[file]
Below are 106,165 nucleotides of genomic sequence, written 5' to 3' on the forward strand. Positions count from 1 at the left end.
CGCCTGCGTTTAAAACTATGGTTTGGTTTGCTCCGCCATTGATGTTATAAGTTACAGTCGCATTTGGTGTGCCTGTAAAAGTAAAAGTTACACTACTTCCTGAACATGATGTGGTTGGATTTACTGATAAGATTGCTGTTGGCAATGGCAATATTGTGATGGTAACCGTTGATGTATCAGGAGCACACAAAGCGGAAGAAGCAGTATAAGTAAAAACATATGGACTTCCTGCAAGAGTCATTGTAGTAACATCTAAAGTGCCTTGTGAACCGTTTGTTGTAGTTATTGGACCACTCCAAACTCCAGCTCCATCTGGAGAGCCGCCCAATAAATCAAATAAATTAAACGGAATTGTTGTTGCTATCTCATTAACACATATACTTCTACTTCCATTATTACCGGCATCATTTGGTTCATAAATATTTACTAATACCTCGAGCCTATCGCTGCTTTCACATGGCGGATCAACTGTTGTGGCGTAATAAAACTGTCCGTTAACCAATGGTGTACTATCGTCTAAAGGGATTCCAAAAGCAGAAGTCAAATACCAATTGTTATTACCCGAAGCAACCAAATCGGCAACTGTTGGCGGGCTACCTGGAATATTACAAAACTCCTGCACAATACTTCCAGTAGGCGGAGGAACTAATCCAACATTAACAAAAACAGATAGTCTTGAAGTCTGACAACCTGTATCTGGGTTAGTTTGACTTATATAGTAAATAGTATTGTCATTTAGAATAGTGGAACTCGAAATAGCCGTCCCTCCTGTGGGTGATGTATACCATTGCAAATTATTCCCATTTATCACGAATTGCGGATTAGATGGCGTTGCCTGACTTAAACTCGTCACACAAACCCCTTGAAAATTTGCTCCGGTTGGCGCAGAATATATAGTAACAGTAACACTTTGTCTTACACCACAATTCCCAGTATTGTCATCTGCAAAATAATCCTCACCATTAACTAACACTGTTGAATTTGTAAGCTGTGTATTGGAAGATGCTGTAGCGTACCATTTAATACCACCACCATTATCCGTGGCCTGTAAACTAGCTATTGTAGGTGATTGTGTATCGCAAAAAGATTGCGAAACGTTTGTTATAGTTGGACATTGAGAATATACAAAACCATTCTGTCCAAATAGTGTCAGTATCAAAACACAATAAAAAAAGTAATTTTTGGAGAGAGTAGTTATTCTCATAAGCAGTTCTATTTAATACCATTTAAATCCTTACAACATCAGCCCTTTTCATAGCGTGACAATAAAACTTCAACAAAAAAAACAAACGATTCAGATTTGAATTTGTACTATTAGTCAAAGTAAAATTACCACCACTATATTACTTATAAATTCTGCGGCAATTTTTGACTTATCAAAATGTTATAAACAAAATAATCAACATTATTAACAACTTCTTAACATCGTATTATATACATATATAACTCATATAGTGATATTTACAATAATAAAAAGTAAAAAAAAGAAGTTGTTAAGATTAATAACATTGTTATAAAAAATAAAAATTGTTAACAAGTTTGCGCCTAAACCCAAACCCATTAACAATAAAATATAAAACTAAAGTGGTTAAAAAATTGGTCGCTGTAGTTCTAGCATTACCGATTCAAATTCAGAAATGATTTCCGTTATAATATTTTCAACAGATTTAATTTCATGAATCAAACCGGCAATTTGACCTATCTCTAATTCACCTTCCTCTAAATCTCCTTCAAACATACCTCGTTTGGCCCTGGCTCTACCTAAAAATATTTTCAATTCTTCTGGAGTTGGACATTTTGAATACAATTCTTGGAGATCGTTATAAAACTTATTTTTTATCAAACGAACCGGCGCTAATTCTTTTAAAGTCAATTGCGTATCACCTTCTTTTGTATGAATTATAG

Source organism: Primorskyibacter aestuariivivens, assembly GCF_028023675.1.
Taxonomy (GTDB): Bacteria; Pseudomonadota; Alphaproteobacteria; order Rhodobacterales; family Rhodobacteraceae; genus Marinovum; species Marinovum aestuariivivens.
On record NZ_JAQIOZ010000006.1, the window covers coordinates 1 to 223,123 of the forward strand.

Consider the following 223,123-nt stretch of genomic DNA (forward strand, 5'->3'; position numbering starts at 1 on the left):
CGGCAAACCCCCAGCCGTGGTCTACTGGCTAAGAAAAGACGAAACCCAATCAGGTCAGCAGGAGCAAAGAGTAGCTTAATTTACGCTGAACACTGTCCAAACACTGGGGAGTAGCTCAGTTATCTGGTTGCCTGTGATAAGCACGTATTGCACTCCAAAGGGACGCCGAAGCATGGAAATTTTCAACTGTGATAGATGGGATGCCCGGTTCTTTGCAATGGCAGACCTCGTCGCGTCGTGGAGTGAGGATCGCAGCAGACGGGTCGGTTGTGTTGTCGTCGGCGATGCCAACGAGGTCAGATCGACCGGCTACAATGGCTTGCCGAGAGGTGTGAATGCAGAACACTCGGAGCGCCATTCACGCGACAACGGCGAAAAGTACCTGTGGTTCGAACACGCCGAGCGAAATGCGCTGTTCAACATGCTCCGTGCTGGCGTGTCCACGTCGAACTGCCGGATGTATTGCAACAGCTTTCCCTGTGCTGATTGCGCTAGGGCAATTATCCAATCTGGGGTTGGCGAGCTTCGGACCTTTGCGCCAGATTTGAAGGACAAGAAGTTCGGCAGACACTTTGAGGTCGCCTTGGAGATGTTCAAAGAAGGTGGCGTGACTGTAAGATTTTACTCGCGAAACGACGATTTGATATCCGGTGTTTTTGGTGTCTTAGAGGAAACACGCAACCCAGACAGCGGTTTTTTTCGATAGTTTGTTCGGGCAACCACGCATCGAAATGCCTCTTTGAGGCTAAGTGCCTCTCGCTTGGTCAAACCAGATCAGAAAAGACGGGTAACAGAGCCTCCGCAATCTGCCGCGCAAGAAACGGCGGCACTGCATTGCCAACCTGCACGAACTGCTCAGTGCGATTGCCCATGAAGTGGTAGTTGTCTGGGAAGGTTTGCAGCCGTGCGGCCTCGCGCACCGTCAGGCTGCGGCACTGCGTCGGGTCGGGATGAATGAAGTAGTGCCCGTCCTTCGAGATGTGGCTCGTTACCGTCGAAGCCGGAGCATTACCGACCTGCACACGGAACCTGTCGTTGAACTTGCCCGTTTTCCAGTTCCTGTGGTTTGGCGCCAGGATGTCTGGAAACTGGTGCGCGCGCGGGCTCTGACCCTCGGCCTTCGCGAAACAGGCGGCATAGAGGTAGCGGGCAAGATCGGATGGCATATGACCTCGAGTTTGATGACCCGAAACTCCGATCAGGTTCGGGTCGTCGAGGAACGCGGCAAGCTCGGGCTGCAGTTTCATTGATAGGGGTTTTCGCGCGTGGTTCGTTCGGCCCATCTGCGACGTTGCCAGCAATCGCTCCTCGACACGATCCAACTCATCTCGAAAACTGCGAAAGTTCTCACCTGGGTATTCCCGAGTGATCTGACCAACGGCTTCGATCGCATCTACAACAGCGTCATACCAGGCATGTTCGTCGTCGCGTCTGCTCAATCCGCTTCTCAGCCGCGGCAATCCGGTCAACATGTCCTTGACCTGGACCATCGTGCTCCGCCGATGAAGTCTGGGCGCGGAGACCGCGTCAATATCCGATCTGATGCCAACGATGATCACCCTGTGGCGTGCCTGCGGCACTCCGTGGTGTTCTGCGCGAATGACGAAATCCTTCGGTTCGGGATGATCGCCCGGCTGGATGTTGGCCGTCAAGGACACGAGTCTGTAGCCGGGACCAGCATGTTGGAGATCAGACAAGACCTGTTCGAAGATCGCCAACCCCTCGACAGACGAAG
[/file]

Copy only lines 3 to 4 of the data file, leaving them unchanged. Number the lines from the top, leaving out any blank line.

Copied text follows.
Source organism: Primorskyibacter aestuariivivens, assembly GCF_028023675.1.
Taxonomy (GTDB): Bacteria; Pseudomonadota; Alphaproteobacteria; order Rhodobacterales; family Rhodobacteraceae; genus Marinovum; species Marinovum aestuariivivens.